• For those who.... Never mind. It's environmental writing. It's also memoir. And damn it, you should drop your pretensions and read Mnemonic. You'll love it, I swear, or if you don't, you know someone who will love it, and you can pass it along at the next gift-giving opportunity!

Not that aren't detractors: Brian Fawcett's a very good writer as well, but he does draw on his Curmudegeonly Critic routine in commenting on her book. In his review, if that's the right word for his article, he opens with the line, "Theresa Kishkan is the sort of human being I’ve spent my life avoiding," remarking in the second paragraph on her husband, poet John Pass, "I’ve long found his admittedly-skilled work incomprehensible –no, wait, the right word is inconsequential...." These are review-ready remarks how, exactly?

But Fawcett comes around, more or less, though retaining his traditional posture. While he remains prickly about what he sees as the book's faults (most of which are that Kishkan's not herself Brian Fawcett), he gives what counts for almost extravagant praise: "her sensory array is both complicated and profoundly educated, and if you can get over the rhetorical pomp and the sometimes insight-arresting sensitivity, there is an expressive richness to this book that’s quite a lot more than simply charming." Back-handed, sure, but sometimes that's the best you can hope for.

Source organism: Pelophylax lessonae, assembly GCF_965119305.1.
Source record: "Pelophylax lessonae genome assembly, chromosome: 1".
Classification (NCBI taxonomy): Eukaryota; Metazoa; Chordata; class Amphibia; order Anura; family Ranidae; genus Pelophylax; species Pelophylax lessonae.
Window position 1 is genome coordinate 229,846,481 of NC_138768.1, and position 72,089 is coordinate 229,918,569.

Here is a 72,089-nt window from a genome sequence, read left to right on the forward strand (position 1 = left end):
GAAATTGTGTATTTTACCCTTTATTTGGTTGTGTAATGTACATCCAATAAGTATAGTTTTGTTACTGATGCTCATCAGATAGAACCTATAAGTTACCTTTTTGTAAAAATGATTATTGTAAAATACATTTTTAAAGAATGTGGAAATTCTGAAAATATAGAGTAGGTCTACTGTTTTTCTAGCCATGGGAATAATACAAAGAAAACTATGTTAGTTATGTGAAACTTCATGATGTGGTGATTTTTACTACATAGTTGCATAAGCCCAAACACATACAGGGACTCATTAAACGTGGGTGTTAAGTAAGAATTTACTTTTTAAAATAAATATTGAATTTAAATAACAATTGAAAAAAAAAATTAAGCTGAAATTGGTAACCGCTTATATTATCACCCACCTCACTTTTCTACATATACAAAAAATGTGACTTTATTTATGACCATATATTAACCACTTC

Her recent novel, Age of Water Lilies, I wasn't as happy with as I wished I had been. (In unrelated news: that was two years ago? Good God, but I'm old.) It was well written, and the characters were interesting, but I never really got hooked. This new one, though, Mnemonic, is good enough that I'm buying copies and giving them away - honestly, I sent my first one out the end of last week, and I've got a few other people in mind for presentation copies! With Christmas around the corner, you could do no better than to read an essay or two, compare your impressions against your buying obligations, and distribute it widely.